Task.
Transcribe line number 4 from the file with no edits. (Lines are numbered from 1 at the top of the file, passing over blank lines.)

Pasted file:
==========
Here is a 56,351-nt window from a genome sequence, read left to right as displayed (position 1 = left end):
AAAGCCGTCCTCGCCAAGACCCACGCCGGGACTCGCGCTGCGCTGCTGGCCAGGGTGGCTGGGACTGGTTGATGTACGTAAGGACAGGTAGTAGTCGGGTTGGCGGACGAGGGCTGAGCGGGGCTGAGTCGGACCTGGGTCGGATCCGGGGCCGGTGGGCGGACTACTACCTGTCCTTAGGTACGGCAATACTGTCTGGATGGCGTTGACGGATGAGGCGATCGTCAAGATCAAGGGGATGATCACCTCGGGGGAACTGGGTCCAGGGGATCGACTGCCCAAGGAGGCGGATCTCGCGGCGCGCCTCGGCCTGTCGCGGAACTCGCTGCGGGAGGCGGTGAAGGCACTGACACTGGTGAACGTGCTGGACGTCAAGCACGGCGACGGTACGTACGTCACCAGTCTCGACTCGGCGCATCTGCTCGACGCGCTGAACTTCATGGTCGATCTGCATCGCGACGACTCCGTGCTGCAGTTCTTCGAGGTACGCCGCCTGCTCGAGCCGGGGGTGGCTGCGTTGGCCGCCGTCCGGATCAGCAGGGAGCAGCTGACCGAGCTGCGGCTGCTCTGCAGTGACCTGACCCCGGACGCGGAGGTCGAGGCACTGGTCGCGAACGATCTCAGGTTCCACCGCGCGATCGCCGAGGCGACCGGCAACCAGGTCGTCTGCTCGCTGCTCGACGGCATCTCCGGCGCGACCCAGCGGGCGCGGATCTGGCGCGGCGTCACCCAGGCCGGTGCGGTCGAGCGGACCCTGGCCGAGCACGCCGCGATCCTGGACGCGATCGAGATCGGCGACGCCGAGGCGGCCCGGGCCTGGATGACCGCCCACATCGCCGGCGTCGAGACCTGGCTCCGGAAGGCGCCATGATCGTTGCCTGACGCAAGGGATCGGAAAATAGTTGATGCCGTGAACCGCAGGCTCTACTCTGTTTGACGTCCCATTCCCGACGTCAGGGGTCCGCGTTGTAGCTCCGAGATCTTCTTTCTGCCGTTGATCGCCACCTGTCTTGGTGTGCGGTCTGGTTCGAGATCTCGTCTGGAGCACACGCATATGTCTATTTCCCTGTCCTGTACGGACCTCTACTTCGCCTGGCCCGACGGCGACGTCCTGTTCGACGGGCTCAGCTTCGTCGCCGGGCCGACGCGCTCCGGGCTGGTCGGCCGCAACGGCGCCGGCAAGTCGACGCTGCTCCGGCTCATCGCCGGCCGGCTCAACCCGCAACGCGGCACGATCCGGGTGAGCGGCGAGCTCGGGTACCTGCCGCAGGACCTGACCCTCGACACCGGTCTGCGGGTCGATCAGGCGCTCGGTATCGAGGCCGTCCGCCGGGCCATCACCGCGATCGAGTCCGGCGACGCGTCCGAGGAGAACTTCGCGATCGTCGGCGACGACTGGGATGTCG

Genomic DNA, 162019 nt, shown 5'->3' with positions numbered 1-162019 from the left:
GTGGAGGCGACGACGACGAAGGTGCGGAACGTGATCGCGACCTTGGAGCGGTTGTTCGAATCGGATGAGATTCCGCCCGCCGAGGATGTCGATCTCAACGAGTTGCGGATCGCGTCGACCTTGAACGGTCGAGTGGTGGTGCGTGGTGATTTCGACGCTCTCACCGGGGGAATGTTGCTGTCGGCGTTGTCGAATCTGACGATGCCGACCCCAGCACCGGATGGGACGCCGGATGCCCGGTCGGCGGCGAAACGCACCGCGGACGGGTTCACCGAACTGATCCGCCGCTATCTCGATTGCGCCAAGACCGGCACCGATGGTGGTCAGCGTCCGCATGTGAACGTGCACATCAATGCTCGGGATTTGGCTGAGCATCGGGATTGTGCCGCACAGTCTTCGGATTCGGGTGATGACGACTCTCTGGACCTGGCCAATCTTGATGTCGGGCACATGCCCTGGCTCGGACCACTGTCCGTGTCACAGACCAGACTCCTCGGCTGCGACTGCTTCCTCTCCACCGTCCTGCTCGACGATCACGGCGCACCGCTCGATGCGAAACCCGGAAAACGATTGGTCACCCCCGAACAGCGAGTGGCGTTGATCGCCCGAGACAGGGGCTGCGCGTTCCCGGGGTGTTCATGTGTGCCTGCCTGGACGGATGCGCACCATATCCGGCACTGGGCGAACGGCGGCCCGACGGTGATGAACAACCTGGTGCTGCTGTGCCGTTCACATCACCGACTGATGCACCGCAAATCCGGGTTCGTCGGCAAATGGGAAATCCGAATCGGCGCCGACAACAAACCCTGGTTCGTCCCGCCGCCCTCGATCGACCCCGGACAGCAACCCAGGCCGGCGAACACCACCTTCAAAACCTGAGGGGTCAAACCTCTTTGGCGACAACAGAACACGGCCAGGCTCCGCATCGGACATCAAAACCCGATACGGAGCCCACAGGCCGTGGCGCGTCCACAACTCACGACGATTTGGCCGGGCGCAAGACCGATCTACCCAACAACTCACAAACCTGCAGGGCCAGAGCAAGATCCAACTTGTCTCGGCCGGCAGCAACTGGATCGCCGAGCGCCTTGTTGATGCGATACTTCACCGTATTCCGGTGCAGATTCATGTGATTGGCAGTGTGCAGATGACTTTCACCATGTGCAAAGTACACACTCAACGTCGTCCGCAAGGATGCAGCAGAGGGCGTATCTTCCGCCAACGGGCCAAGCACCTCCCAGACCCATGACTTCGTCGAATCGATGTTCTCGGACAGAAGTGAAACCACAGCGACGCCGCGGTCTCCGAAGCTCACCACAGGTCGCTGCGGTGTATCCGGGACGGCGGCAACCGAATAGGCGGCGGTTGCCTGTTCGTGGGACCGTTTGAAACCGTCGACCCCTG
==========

GTGGAGGCGACGACGACGAAGGTGCGGAACGTGATCGCGACCTTGGAGCGGTTGTTCGAATCGGATGAGATTCCGCCCGCCGAGGATGTCGATCTCAACGAGTTGCGGATCGCGTCGACCTTGAACGGTCGAGTGGTGGTGCGTGGTGATTTCGACGCTCTCACCGGGGGAATGTTGCTGTCGGCGTTGTCGAATCTGACGATGCCGACCCCAGCACCGGATGGGACGCCGGATGCCCGGTCGGCGGCGAAACGCACCGCGGACGGGTTCACCGAACTGATCCGCCGCTATCTCGATTGCGCCAAGACCGGCACCGATGGTGGTCAGCGTCCGCATGTGAACGTGCACATCAATGCTCGGGATTTGGCTGAGCATCGGGATTGTGCCGCACAGTCTTCGGATTCGGGTGATGACGACTCTCTGGACCTGGCCAATCTTGATGTCGGGCACATGCCCTGGCTCGGACCACTGTCCGTGTCACAGACCAGACTCCTCGGCTGCGACTGCTTCCTCTCCACCGTCCTGCTCGACGATCACGGCGCACCGCTCGATGCGAAACCCGGAAAACGATTGGTCACCCCCGAACAGCGAGTGGCGTTGATCGCCCGAGACAGGGGCTGCGCGTTCCCGGGGTGTTCATGTGTGCCTGCCTGGACGGATGCGCACCATATCCGGCACTGGGCGAACGGCGGCCCGACGGTGATGAACAACCTGGTGCTGCTGTGCCGTTCACATCACCGACTGATGCACCGCAAATCCGGGTTCGTCGGCAAATGGGAAATCCGAATCGGCGCCGACAACAAACCCTGGTTCGTCCCGCCGCCCTCGATCGACCCCGGACAGCAACCCAGGCCGGCGAACACCACCTTCAAAACCTGAGGGGTCAAACCTCTTTGGCGACAACAGAACACGGCCAGGCTCCGCATCGGACATCAAAACCCGATACGGAGCCCACAGGCCGTGGCGCGTCCACAACTCACGACGATTTGGCCGGGCGCAAGACCGATCTACCCAACAACTCACAAACCTGCAGGGCCAGAGCAAGATCCAACTTGTCTCGGCCGGCAGCAACTGGATCGCCGAGCGCCTTGTTGATGCGATACTTCACCGTATTCCGGTGCAGATTCATGTGATTGGCAGTGTGCAGATGACTTTCACCATGTGCAAAGTACACACTCAACGTCGTCCGCAAGGATGCAGCAGAGGGCGTATCTTCCGCCAACGGGCCAAGCACCTCCCAGACCCATGACTTCGTCGAATCGATGTTCTCGGACAGAAGTGAAACCACAGCGACGCCGCGGTCTCCGAAGCTCACCACAGGTCGCTGCGGTGTATCCGGGACGGCGGCAACCGAATAGGCGGCGGTTGCCTGTTCGTGGGACCGTTTGAAACCGTCGACCCCTG